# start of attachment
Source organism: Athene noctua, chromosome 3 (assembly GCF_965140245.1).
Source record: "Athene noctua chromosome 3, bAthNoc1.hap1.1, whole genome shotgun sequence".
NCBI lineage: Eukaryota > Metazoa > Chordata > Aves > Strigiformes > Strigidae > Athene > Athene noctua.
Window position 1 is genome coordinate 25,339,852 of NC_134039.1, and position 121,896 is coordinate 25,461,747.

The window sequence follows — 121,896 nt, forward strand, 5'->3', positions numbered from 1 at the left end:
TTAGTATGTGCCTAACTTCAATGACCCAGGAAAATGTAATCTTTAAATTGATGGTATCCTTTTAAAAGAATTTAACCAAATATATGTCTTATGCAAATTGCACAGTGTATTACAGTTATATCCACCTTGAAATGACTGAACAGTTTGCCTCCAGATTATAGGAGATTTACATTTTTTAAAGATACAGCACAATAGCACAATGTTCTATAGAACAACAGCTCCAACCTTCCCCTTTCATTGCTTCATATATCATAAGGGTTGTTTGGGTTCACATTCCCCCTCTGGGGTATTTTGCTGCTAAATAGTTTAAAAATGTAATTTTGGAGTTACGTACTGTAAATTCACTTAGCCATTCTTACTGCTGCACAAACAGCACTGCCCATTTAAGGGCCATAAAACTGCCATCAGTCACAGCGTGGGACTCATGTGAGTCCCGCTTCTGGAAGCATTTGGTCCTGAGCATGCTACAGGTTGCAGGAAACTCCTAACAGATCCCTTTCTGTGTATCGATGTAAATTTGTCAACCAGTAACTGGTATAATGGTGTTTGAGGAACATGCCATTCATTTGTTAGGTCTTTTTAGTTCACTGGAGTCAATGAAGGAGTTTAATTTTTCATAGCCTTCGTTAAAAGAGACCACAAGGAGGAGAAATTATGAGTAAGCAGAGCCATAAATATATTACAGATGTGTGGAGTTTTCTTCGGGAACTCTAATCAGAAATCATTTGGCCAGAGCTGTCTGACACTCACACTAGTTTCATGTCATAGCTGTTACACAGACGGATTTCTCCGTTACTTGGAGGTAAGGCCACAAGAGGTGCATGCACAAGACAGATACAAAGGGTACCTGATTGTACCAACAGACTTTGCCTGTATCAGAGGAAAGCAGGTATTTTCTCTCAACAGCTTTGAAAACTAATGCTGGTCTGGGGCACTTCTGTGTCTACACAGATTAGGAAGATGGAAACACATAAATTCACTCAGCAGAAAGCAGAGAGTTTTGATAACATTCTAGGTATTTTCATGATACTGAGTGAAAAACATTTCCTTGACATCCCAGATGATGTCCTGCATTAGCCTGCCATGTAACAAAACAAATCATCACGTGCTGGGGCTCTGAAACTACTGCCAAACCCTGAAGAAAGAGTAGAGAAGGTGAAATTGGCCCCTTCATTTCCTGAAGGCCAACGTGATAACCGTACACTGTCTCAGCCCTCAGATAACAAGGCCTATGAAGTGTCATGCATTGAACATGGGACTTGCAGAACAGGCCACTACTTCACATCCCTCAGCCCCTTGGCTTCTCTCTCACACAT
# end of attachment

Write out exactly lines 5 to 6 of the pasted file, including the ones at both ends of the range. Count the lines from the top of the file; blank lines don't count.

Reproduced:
The window sequence follows — 121,896 nt, forward strand, 5'->3', positions numbered from 1 at the left end:
TTAGTATGTGCCTAACTTCAATGACCCAGGAAAATGTAATCTTTAAATTGATGGTATCCTTTTAAAAGAATTTAACCAAATATATGTCTTATGCAAATTGCACAGTGTATTACAGTTATATCCACCTTGAAATGACTGAACAGTTTGCCTCCAGATTATAGGAGATTTACATTTTTTAAAGATACAGCACAATAGCACAATGTTCTATAGAACAACAGCTCCAACCTTCCCCTTTCATTGCTTCATATATCATAAGGGTTGTTTGGGTTCACATTCCCCCTCTGGGGTATTTTGCTGCTAAATAGTTTAAAAATGTAATTTTGGAGTTACGTACTGTAAATTCACTTAGCCATTCTTACTGCTGCACAAACAGCACTGCCCATTTAAGGGCCATAAAACTGCCATCAGTCACAGCGTGGGACTCATGTGAGTCCCGCTTCTGGAAGCATTTGGTCCTGAGCATGCTACAGGTTGCAGGAAACTCCTAACAGATCCCTTTCTGTGTATCGATGTAAATTTGTCAACCAGTAACTGGTATAATGGTGTTTGAGGAACATGCCATTCATTTGTTAGGTCTTTTTAGTTCACTGGAGTCAATGAAGGAGTTTAATTTTTCATAGCCTTCGTTAAAAGAGACCACAAGGAGGAGAAATTATGAGTAAGCAGAGCCATAAATATATTACAGATGTGTGGAGTTTTCTTCGGGAACTCTAATCAGAAATCATTTGGCCAGAGCTGTCTGACACTCACACTAGTTTCATGTCATAGCTGTTACACAGACGGATTTCTCCGTTACTTGGAGGTAAGGCCACAAGAGGTGCATGCACAAGACAGATACAAAGGGTACCTGATTGTACCAACAGACTTTGCCTGTATCAGAGGAAAGCAGGTATTTTCTCTCAACAGCTTTGAAAACTAATGCTGGTCTGGGGCACTTCTGTGTCTACACAGATTAGGAAGATGGAAACACATAAATTCACTCAGCAGAAAGCAGAGAGTTTTGATAACATTCTAGGTATTTTCATGATACTGAGTGAAAAACATTTCCTTGACATCCCAGATGATGTCCTGCATTAGCCTGCCATGTAACAAAACAAATCATCACGTGCTGGGGCTCTGAAACTACTGCCAAACCCTGAAGAAAGAGTAGAGAAGGTGAAATTGGCCCCTTCATTTCCTGAAGGCCAACGTGATAACCGTACACTGTCTCAGCCCTCAGATAACAAGGCCTATGAAGTGTCATGCATTGAACATGGGACTTGCAGAACAGGCCACTACTTCACATCCCTCAGCCCCTTGGCTTCTCTCTCACACAT